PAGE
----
I finally caved in and got myself a Mixi account.
I am not exactly a big fan of so-called “Social Networking” software. Overall, services like Friendster, Orkut et al. have always seemed more of an attempt to make up for years of high school unpopularity, than actually trying to establish meaningful connections between people.
Well, that’s a whole other debate altogether, but frankly, the mere idea of “Social Networking” kinda irks me. That pragmatism of friendships that contend to be mixing mutual feelings of appreciation with some sort of social ladder climbing scheme. You no longer have “friends” on miscellaneous degrees of closeness, you have “contacts”, rated on their ability to help you reach your own social goals. Back when I experimented with Friendster, shortly after it was hailed as the dawn of a new digital age of human interactions, things went a bit like:
Step 1: create a semi-anonymous profile with hobbies, likes and dislikes. Mention that you like to play with electronic music production. Watch the level of activity hovering close to zero outside of the friends you already knew before joining.
Step 2: add a mention in passing that you actually release records, organize parties in SF, and mix for some of them. Watch as over a hundred “friends” suddenly pop-in, add you to their contact list, quickly start trying to sell you their own demo mix or grab guest list comps.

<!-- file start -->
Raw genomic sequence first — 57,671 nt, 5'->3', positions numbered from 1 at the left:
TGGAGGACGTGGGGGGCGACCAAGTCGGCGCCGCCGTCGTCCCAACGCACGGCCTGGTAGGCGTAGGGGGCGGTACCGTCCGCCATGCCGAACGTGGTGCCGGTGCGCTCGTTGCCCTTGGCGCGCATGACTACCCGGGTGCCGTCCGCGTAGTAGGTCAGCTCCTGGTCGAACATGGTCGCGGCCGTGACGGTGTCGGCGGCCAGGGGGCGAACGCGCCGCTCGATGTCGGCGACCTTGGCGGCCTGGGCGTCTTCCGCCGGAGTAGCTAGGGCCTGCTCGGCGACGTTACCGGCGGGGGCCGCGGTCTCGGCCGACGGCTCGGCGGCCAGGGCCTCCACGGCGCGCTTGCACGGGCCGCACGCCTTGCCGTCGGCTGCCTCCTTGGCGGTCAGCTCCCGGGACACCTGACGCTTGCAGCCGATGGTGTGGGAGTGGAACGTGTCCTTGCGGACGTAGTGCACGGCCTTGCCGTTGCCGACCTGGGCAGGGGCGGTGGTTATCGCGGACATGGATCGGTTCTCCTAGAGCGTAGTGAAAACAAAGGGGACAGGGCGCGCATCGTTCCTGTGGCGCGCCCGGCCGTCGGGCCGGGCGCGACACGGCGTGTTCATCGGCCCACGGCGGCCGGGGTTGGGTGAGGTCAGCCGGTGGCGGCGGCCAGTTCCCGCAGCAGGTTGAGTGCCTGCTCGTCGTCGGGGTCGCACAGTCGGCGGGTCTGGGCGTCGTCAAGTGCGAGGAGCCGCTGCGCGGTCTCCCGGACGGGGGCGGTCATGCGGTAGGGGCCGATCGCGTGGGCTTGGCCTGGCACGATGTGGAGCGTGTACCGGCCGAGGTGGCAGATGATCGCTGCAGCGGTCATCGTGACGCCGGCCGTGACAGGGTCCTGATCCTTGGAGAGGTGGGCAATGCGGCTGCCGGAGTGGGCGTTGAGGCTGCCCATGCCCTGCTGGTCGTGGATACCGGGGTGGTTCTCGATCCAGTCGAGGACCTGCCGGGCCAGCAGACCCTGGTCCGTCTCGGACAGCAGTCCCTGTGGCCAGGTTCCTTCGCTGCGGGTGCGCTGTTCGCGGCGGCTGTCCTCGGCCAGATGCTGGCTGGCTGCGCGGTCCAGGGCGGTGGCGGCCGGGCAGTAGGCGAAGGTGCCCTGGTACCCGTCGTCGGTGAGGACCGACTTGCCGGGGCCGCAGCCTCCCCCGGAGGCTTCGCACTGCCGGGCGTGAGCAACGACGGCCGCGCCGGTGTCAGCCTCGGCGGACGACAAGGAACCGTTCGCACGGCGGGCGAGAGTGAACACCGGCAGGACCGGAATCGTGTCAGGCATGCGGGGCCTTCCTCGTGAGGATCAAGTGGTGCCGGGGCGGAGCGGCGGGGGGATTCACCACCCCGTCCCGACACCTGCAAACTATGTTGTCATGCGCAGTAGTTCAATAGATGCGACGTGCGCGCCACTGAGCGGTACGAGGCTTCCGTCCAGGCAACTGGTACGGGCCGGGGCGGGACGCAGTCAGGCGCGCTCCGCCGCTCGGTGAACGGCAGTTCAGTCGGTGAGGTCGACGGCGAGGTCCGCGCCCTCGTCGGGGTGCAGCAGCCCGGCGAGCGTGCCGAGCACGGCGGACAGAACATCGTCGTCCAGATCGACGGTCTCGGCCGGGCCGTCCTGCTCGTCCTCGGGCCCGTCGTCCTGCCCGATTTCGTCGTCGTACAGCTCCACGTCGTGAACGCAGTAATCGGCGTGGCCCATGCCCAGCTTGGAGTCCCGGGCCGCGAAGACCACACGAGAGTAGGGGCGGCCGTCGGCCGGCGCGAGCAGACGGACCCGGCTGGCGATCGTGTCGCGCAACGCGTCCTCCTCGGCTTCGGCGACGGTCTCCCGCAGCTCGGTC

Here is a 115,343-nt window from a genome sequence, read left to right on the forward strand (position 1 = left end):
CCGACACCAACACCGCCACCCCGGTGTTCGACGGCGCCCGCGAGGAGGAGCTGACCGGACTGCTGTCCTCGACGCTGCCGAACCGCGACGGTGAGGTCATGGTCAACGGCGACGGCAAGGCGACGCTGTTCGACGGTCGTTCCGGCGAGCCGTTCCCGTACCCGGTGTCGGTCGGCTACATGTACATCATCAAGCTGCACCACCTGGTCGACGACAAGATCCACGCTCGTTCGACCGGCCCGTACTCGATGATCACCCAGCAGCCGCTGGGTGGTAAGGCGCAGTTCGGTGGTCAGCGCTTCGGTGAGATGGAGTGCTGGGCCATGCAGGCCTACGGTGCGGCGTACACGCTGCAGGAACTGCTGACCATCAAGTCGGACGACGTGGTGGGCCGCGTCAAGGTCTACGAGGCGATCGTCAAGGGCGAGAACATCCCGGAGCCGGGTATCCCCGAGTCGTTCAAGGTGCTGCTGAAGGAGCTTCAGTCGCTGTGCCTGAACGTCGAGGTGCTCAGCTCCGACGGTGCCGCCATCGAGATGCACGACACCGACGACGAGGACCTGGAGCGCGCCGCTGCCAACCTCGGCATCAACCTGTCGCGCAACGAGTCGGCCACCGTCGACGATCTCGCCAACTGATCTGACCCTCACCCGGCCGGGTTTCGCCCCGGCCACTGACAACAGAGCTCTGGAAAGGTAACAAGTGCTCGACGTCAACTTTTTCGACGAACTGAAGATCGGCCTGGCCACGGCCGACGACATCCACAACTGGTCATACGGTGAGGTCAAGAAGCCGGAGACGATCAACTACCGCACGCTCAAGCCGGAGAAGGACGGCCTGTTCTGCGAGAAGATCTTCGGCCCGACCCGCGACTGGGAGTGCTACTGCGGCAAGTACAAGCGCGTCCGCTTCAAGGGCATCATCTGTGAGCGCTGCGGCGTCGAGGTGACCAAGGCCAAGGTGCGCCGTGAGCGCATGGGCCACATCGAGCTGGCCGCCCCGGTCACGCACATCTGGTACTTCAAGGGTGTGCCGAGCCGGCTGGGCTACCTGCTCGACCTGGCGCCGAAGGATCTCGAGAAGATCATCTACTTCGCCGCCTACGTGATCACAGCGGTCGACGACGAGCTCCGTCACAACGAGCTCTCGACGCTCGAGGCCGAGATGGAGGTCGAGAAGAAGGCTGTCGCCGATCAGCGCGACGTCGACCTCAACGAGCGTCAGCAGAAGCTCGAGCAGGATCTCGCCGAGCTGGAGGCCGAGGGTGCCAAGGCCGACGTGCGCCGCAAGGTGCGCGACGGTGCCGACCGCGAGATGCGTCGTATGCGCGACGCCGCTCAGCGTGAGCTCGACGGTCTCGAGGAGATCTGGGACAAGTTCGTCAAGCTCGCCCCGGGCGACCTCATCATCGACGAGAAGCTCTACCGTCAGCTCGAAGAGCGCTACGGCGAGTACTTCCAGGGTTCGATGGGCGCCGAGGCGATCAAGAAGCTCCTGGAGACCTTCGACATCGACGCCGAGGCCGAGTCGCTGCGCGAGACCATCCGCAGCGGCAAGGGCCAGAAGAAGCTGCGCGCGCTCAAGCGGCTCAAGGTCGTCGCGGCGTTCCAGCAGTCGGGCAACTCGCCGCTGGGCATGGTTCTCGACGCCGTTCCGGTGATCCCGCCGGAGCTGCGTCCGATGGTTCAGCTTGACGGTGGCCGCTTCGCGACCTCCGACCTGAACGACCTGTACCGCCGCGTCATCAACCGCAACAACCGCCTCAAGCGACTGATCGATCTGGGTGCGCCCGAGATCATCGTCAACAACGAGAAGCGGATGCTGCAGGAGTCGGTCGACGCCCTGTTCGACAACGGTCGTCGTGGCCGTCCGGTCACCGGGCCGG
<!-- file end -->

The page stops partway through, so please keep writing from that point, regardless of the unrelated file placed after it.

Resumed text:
If anything, this laughably caricatural episode taught me one thing: never mention in too much of a positive light any of my professional activities outside of purely professional discussions. If we are having a friendly chat in a social context and it turns out I may be able to help you or we may enter in a mutually beneficial partnership, I’ll be the judge of that, but please save me the fucking faux-friendly courtship that wastes everybody’s time and does nothing to convince me of your professional qualities. Yea, I guess I’m not exactly much of a schmoozing PR guy.
This post-dotcom brand of opportunism, along with the equally ridiculous concept that the friends of your friends ought to be cool people (let me tell you something about the friends of my friends: to an overwhelming majority, they are drug-addled, self-centered, alcoholic pricks. I certainly don’t want anything to do with them) is why I can’t wait for this braindead concept to go down the dot.com drain.
Why have I joined Mixi then?
A few reasons:
1) I need to practice my Japanese more, and Mixi being 100% Japanese is a good way to force me to read and write regularly.
2) The communities and calendar functions make it an infinitely more useful tool than the “You have 3 millions friends-of-friends” traditional Friendster feature.
3) It’s pretty fucking well done altogether.